Apathy Continues to Plague Global Health
    In a world awash in troubles, nothing less than catastrophe will spur policymakers to forceful action on global health. Unfortunately, concerted action could come too late to prevent local crises from becoming global emergencies.
  • Noncommunicable Diseases
    See How Much You Know About Noncommunicable Diseases and Global Health
    Test your knowledge of noncommunicable diseases and health in the developing world, from conditions such as Alzheimer’s and diabetes to global efforts to end HIV/AIDS.
  • China
    Finally, China Comes to Grips with Its Cancer Epidemic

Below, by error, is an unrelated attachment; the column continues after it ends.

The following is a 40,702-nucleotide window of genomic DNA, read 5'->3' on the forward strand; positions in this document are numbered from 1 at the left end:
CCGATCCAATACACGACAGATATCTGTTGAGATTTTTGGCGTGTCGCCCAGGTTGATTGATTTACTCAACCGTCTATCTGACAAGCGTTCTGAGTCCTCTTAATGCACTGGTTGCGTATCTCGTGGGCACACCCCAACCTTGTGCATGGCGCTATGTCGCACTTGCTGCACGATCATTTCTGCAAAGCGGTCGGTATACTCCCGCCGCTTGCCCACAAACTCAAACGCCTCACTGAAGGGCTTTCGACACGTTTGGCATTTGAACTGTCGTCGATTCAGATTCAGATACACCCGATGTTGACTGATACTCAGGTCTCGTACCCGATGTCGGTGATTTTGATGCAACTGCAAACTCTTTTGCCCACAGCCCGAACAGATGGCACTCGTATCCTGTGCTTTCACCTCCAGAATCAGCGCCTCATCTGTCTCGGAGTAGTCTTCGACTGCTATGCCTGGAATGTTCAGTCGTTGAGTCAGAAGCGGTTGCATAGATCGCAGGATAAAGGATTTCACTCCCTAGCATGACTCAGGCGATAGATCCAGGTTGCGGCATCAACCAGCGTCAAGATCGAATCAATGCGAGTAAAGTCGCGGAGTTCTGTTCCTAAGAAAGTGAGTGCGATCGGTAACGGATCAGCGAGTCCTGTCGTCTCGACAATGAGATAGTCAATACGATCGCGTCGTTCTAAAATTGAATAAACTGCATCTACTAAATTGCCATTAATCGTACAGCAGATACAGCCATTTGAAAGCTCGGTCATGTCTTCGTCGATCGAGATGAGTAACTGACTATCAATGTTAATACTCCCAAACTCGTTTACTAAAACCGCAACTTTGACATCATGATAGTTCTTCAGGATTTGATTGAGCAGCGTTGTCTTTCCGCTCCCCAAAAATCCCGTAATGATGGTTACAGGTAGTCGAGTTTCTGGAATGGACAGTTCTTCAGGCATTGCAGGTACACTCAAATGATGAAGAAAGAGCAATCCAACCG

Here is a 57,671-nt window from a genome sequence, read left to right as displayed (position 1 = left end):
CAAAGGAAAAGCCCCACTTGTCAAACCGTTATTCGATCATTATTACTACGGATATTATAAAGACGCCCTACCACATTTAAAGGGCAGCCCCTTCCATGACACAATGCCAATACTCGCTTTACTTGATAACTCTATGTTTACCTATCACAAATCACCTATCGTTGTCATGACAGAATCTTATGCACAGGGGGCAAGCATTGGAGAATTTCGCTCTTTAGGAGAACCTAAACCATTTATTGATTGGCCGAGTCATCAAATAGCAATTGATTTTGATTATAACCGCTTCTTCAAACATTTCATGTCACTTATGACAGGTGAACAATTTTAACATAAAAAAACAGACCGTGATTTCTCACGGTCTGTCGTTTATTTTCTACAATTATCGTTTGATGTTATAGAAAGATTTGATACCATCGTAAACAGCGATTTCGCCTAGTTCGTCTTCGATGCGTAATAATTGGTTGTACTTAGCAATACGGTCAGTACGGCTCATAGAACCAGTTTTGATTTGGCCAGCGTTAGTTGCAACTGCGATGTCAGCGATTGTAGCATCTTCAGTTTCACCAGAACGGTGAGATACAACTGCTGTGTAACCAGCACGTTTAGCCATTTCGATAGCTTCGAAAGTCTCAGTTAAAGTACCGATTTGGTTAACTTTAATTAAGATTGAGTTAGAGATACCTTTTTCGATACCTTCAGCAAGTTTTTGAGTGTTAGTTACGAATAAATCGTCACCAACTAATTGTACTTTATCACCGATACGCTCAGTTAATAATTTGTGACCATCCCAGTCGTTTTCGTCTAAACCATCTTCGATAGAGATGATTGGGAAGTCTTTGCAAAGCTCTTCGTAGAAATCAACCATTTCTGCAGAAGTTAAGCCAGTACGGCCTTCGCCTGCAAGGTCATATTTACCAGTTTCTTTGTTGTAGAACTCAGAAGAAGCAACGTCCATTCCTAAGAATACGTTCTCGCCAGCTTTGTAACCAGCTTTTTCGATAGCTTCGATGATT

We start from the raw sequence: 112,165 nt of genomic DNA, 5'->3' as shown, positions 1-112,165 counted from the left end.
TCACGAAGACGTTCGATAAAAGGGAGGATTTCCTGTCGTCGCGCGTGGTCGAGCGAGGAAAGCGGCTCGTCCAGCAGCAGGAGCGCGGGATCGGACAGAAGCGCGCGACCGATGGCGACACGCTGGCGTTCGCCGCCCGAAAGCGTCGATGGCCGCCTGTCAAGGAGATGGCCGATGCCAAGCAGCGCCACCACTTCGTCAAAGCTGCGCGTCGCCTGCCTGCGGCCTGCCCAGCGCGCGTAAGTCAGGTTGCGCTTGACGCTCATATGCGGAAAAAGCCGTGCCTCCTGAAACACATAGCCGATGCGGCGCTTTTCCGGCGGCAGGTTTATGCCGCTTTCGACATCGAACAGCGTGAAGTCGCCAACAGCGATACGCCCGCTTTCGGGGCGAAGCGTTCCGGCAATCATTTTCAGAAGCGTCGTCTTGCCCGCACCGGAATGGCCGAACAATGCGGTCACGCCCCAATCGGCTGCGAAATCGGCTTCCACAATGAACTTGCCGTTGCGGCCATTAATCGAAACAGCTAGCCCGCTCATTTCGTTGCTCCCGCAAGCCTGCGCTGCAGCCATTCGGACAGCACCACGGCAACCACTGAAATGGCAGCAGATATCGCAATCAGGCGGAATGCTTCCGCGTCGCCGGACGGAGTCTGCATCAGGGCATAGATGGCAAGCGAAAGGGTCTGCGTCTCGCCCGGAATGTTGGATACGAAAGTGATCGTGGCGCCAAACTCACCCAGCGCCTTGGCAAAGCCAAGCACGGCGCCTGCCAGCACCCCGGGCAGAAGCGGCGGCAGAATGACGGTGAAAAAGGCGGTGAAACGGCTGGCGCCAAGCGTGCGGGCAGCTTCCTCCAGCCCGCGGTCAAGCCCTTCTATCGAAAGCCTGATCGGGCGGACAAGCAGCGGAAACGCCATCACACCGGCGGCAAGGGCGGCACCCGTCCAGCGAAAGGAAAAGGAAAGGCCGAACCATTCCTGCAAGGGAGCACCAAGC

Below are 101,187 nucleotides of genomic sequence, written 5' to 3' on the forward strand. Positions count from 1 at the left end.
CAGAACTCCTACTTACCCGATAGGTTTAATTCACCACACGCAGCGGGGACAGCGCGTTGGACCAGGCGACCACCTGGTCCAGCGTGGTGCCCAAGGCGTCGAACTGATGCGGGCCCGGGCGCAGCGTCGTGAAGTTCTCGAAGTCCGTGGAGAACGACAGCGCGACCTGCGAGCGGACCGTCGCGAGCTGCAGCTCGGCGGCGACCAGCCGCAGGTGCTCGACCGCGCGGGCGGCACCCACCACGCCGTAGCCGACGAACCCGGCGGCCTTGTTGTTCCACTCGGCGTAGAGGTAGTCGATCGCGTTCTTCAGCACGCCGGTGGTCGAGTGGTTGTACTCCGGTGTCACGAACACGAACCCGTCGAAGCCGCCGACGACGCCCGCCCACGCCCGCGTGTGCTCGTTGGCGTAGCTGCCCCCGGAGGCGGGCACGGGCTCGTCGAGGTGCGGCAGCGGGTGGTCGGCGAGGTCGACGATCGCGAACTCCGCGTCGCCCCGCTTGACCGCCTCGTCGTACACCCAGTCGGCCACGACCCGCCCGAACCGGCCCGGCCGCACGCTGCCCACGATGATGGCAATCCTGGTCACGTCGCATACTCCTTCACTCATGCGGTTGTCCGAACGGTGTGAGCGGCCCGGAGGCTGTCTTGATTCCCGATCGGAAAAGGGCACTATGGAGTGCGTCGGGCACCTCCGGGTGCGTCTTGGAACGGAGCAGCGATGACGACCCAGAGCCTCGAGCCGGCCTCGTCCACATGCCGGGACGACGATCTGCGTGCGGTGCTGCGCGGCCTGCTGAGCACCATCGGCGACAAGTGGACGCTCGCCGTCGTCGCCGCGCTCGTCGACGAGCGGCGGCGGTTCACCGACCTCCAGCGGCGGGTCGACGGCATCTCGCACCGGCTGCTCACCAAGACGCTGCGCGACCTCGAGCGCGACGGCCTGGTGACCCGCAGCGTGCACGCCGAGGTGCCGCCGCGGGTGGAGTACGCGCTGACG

Nearly twenty years ago, research from a group of political scientists suggested that people live longer under democracy. While this finding is not entirely unexpected, one can wonder how it fits into the case of China, where nearly 20 percent of the world’s population lives. After all, the post-1949 regime was able to significantly improve people’s health status despite relatively low income levels in the country. Tom Bollyky and his collaborators recently unraveled the puzzle, and the Lancet published their findings in the first comprehensive assessment of the relationship between democracy and disease-specific mortality. In the study, they noted that authoritarian countries like China have not been successful in addressing the epidemiological transition to noncommunicable diseases (NCDs) even though they may have managed to bring down incidences of infectious diseases and infant or child mortality. Their findings are consistent with my own research and a 2017 study, which found that China’s observed life expectancy in the post-Mao era was not as impressive as its robust economic growth would suggest. Indeed, NCDs now claim more than 85 percent of mortality in the country. Cancer alone accounts for 23 percent of the deaths in China. In 2015, China had an estimated 4.3 million new cancer cases and 2.8 million deaths from cancer, compared to nine hundred thousand cancer patients and seven hundred thousand cancer-caused deaths in the early 1970s. The rapid increase in the incidences of and deaths from cancer in China transpired at the same time that cancer incidences and deaths dropped in many Western democracies. Because the most effective anticancer drugs were typically expensive and not covered by major health insurance schemes, terminally ill patients who could not afford those medicines had to give up treatment or hunt around for the life-saving drugs. They smuggled genetic drugs from India, volunteered in clinical trial of new drugs, or made the drugs on their own. That said, authoritarian rulers do have to take citizens’ possible reactions to health-care systems into account. Otherwise, they risk loss of political legitimacy. That is particularly the case for China, where performance-based legitimacy requires the government to keep on delivering tangible social-economic progress. In February 2017, the government released their Plan on NCD Prevention and Control (2017-2025), which identifies improving health-care quality and reducing premature deaths of major NCDs as primary objectives. Among others, the government plan aims to increase the overall cancer five-year survival rate from 31 percent to 36 percent by 2020 and to 41 percent by 2025. Since then, the government has shaved years off the approval process for new cancer drugs. According to a policy document issued by the Office of the Communist Party of China (CPC) Central Committee and the Office of the State Council in October 2017, China accepts overseas clinical trial data in evaluating and approving the marketing of imported innovative drugs and medical devices. In order to further improve drug access and make imported drugs more affordable, beginning on May 1, 2018, China has implemented a zero tariff policy on a range of anticancer drugs and other pharmaceuticals made overseas. It has also cut a value-added tax on the production and import of drugs from 17 percent to around 3 percent. Beginning in 2017, the government health bureaucracy has also become more aggressive in negotiating with pharmaceutical firms to reduce high drug prices. The two rounds of negotiations organized by the Chinese National Health and Family Planning Commission (the predecessor of National Health Commission) led to a 50 percent reduction in price for the thirty-six drugs included in the negotiations. In April 2018, the Chinese government unveiled measures that include authorizing compulsory licensing to enhance the availability of innovative drugs. The newly created Chinese National Health Security Bureau, which pools health insurance funding from the National Health Commission, the Ministry of Human Resources and Social Security, and the Ministry of Civil Affairs, is now in a strong position to start a new round of national drug price negotiation with a focus on seventeen anticancer drugs. The government campaign to tame cancer drug prices sold by foreign pharmaceutical firms was abetted by a Chinese movie Dying to Survive. Based on the real-life exploits of a leukemia patient who smuggled cheaper generic drugs from India to save himself and others, the movie quickly became a box-office hit in the summer of 2018. By the end of the year, the government procurement of the seventeen anticancer drugs had amounted to 562 million yuan, representing a 62 percent overall drop in price. By including the drugs in the national reimbursement list under the basic medical insurance scheme, patients who are covered have reportedly seen their out-of-pocket payment lowered by more than 75 percent. Still, these measures are far from sufficient in significantly improving access and affordability in the country. By the end of 2018, only 44,600 people had benefited from the new reimbursement policy. Indeed, even if the government manages to hit its target of achieving a 41 percent five-year cancer survival rate by 2025, it would still lag far behind the United States (which has an overall cancer survival rate of 69 percent). The health gap between authoritarianism and democracy likely will remain in place.